Ethno-specific organisations, networks, community leaders and bilingual workers can provide strong links to CALD communities. Ethno-specific agencies, in particular, provide direct support to people from migrant and refugee backgrounds, have an understanding of the issues affecting their communities, have links to key stakeholders and are able to effectively communicate and disseminate information to their communities. Connections and partnerships with ethno-specific organisations and groups, networks and stakeholders is vital to increasing your understanding about different communities and in facilitating effective engagement with CALD groups.
Bilingual Health Professionals
Bilingual health professionals include general practitioners, medical specialists and allied health workers such as psychologists, social workers and physiotherapists. People from CALD backgrounds with limited English language skills may seek the services of bilingual professionals who speak their language.
Establishing links with bilingual practitioners can be effective in promoting information to CALD groups about issues and services and in seeking information about specific communities. These professionals are often located in hospitals, community health centres, medical clinics and private practice and can be found through a number of service directories (see Bilingual Health and Allied Health Professionals).
Community Festivals and Events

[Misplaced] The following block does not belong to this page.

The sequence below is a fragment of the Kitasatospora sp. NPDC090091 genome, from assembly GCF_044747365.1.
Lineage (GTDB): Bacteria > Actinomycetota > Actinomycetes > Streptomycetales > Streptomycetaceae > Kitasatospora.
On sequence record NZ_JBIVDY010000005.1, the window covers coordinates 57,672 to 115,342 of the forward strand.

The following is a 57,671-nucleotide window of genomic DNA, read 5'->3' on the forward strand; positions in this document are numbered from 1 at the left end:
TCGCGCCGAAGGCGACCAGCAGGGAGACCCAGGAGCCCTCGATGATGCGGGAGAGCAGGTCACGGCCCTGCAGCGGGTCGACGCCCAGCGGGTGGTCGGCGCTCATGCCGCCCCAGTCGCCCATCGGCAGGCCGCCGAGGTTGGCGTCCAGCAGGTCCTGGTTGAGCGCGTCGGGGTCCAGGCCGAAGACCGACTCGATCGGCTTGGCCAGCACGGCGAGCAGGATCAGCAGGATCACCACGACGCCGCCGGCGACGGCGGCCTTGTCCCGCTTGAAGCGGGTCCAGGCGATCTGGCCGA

Community festivals, events and other celebrations provide opportunities to meet community leaders and representatives. Many events also have information stands and are thus an effective way to disseminate resources and share information. To find festivals and events, go to:
Ethno-specific Chambers of Commerce
Ethno-specific chambers of commerce usually have extensive membership from businesses and services in the communities they represent. For a list of chambers of commerce representing different CALD communities, go to:
Ethno-specific Churches and Spiritual Centres
Ethno-specific churches, religious and spiritual centres meet the religious and spiritual needs of different ethnic groups as well as provide gathering places for CALD communities. Making links with religious and spiritual leaders provides opportunities to share information with a wide audience about key issues and services.
Ethno-specific religious institutions can be found through the Faith Communities Council of Victoria’s website, local council directories, the Victorian Multicultural Communities Directory or your local migrant resource centre.
Ethno-specific agencies provide programs and services for the ethnic communities they represent. Many organisations employ bilingual workers and provide a range of programs and services in areas such as settlement, families and youth, language and literacy, aged care and disability. Ethno-specific services can be found via a number of online directories, including the Victorian Multicultural Commission’s Community Directory:
Ethno-specific Professionals Associations
There are a number of ethno-specific professionals associations in a number of sectors including health, law and education. Members are often bilingual, have good community links and networks and have knowledge of issues affecting their communities. For a list of associatios, go to: